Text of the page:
Methane in shallow subsurface sediments at the landward limit of the gas hydrate stability zone offshore western Svalbard.

Graves, Carolyn A., James, Rachael H., Sapart, Célia Julia, Stott, Andrew W., Wright, Ian C., Berndt, Christian , Westbrook, Graham K. and Connelly, Douglas P. (2017) Methane in shallow subsurface sediments at the landward limit of the gas hydrate stability zone offshore western Svalbard. Open Access Geochimica et Cosmochimica Acta, 198 . pp. 419-438. DOI 10.1016/j.gca.2016.11.015.

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Abstract

Offshore western Svalbard plumes of gas bubbles rise from the seafloor at the landward limit of the gas hydrate stability zone (LLGHSZ; ∼400 m water depth). It is hypothesized that this methane may, in part, come from dissociation of gas hydrate in the underlying sediments in response to recent warming of ocean bottom waters. To evaluate the potential role of gas hydrate in the supply of methane to the shallow subsurface sediments, and the role of anaerobic oxidation in regulating methane fluxes across the sediment–seawater interface, we have characterised the chemical and isotopic compositions of the gases and sediment pore waters. The molecular and isotopic signatures of gas in the bubble plumes (C1/C2+ = 1 × 104; δ13C-CH4 = −55 to −51‰; δD-CH4 = −187 to −184‰) are similar to gas hydrate recovered from within sediments ∼30 km away from the LLGHSZ. Modelling of pore water sulphate profiles indicates that subsurface methane fluxes are largely at steady state in the vicinity of the LLGHSZ, providing no evidence for any recent change in methane supply due to gas hydrate dissociation. However, at greater water depths, within the GHSZ, there is some evidence that the supply of methane to the shallow sediments has recently increased, which is consistent with downslope retreat of the GHSZ due to bottom water warming although other explanations are possible. We estimate that the upward diffusive methane flux into shallow subsurface sediments close to the LLGHSZ is 30,550 mmol m−2 yr−1, but it is <20 mmol m−2 yr−1 in sediments further away from the seafloor bubble plumes. While anaerobic oxidation within the sediments prevents significant transport of dissolved methane into ocean bottom waters this amounts to less than 10% of the total methane flux (dissolved + gas) into the shallow subsurface sediments, most of which escapes AOM as it is transported in the gas phase.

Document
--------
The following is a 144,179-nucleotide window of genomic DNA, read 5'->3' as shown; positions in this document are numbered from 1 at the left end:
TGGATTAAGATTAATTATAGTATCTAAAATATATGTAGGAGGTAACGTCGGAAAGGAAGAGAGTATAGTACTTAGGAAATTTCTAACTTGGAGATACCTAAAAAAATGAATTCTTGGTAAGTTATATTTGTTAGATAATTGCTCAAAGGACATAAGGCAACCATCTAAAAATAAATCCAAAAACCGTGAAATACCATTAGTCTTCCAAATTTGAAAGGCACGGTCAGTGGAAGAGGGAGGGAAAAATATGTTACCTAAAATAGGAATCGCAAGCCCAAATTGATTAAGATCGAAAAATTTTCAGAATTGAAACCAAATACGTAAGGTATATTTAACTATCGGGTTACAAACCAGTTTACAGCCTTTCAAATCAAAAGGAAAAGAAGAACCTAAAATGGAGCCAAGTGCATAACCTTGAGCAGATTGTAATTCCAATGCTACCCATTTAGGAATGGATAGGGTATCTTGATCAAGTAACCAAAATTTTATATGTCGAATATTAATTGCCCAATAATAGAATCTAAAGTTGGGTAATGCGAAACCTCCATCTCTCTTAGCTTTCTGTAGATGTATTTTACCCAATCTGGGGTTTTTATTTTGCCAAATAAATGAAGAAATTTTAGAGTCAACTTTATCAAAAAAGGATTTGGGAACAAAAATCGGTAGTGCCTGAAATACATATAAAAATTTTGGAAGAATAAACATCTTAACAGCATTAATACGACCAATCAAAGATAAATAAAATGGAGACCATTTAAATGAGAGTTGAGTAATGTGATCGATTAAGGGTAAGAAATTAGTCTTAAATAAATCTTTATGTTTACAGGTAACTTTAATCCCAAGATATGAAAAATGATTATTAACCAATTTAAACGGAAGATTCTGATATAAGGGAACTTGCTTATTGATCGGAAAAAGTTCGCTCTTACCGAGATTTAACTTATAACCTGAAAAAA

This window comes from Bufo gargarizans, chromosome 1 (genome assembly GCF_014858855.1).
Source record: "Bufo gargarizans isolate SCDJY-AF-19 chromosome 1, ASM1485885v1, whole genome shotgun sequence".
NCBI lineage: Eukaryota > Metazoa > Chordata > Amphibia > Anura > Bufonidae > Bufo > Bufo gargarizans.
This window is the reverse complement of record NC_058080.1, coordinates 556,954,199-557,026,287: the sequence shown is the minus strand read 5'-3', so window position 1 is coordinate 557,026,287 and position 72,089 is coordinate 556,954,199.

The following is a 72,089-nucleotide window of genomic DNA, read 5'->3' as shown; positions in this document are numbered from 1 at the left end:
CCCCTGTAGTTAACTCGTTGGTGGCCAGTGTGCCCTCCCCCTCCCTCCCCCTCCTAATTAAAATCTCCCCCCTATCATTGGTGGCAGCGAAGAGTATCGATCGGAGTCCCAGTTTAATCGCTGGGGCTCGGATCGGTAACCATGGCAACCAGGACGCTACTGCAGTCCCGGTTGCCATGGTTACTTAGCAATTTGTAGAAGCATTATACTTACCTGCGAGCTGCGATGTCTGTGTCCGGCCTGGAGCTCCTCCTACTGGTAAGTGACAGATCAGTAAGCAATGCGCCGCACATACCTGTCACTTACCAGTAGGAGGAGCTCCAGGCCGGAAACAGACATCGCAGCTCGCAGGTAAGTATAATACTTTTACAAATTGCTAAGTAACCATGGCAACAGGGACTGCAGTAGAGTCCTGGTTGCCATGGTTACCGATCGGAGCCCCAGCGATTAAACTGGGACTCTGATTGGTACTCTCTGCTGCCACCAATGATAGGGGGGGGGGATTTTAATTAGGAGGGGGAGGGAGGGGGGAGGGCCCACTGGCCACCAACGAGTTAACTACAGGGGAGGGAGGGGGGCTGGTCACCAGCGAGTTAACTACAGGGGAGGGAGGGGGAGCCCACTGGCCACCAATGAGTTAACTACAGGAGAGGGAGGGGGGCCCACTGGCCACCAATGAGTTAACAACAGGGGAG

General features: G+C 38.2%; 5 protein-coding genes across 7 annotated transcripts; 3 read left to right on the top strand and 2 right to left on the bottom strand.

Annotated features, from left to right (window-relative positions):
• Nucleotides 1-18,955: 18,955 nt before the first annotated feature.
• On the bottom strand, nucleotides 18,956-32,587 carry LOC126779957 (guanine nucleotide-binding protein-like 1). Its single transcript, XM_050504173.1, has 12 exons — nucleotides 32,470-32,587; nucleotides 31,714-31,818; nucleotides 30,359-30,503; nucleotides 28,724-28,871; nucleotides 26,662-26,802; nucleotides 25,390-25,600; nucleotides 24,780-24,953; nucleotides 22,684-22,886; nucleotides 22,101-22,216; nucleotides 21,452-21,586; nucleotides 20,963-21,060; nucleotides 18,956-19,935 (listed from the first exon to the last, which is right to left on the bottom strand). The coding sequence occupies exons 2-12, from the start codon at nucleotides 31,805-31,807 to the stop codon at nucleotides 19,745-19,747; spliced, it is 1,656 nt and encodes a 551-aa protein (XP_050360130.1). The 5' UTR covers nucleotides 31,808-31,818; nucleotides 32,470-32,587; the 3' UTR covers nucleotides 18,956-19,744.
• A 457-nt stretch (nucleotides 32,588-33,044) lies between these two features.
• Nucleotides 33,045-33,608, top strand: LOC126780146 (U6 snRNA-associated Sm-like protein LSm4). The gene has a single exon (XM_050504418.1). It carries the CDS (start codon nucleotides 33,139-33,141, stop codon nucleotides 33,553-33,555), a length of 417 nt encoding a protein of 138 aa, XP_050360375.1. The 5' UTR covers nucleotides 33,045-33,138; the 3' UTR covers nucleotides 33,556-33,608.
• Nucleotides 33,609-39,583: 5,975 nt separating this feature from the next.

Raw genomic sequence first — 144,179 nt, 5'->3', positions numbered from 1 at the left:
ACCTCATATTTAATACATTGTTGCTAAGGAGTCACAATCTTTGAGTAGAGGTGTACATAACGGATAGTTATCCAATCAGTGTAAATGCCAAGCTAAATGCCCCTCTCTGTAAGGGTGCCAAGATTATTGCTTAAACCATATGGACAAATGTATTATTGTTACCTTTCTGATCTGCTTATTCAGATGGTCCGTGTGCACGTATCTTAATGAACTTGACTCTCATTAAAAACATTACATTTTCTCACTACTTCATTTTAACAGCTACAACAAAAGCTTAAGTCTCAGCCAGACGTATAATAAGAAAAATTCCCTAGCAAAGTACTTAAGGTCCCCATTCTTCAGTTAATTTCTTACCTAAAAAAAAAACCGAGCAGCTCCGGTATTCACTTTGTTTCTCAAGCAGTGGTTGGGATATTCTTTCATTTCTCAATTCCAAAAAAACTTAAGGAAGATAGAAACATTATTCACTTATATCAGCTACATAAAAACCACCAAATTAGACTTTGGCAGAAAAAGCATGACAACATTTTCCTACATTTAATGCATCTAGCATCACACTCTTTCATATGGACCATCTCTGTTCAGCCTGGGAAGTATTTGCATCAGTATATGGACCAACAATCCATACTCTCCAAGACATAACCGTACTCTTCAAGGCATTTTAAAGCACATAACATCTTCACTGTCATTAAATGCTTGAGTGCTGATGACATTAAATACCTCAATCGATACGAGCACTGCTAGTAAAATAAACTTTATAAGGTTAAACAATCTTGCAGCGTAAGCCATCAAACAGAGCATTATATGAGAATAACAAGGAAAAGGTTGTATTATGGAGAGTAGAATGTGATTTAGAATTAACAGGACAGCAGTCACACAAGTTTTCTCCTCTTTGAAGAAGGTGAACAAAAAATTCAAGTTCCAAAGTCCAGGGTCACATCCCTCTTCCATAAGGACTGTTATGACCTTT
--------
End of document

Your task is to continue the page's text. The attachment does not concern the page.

Document Type: Article
Additional Information: All of the core material described in this paper is archived in BOSCORF at the National Oceanography Centre UK.
Keywords: Methane; Seafloor sediments; Gas hydrate; Offshore Svalbard; Seabed fluxes; Anaerobic oxidation; RRS James Clark Ross, JCR 253; RV Maria S. Merian; MSM21/4; JAGO
Research affiliation: OceanRep > The Future Ocean - Cluster of Excellence > FO-R09
OceanRep > The Future Ocean - Cluster of Excellence
OceanRep > GEOMAR > FB4 Dynamics of the Ocean Floor > FB4-GDY Marine Geodynamics
Kiel University
Refereed: Yes
Open Access Journal?: No
DOI etc.: 10.1016/j.gca.2016.11.015
ISSN: 0016-7037
Projects: Future Ocean
Expeditions/Models/Experiments:
Date Deposited: 02 Jan 2017 08:08
Last Modified: 17 Jan 2019 13:38
URI: http://oceanrep.geomar.de/id/eprint/35434

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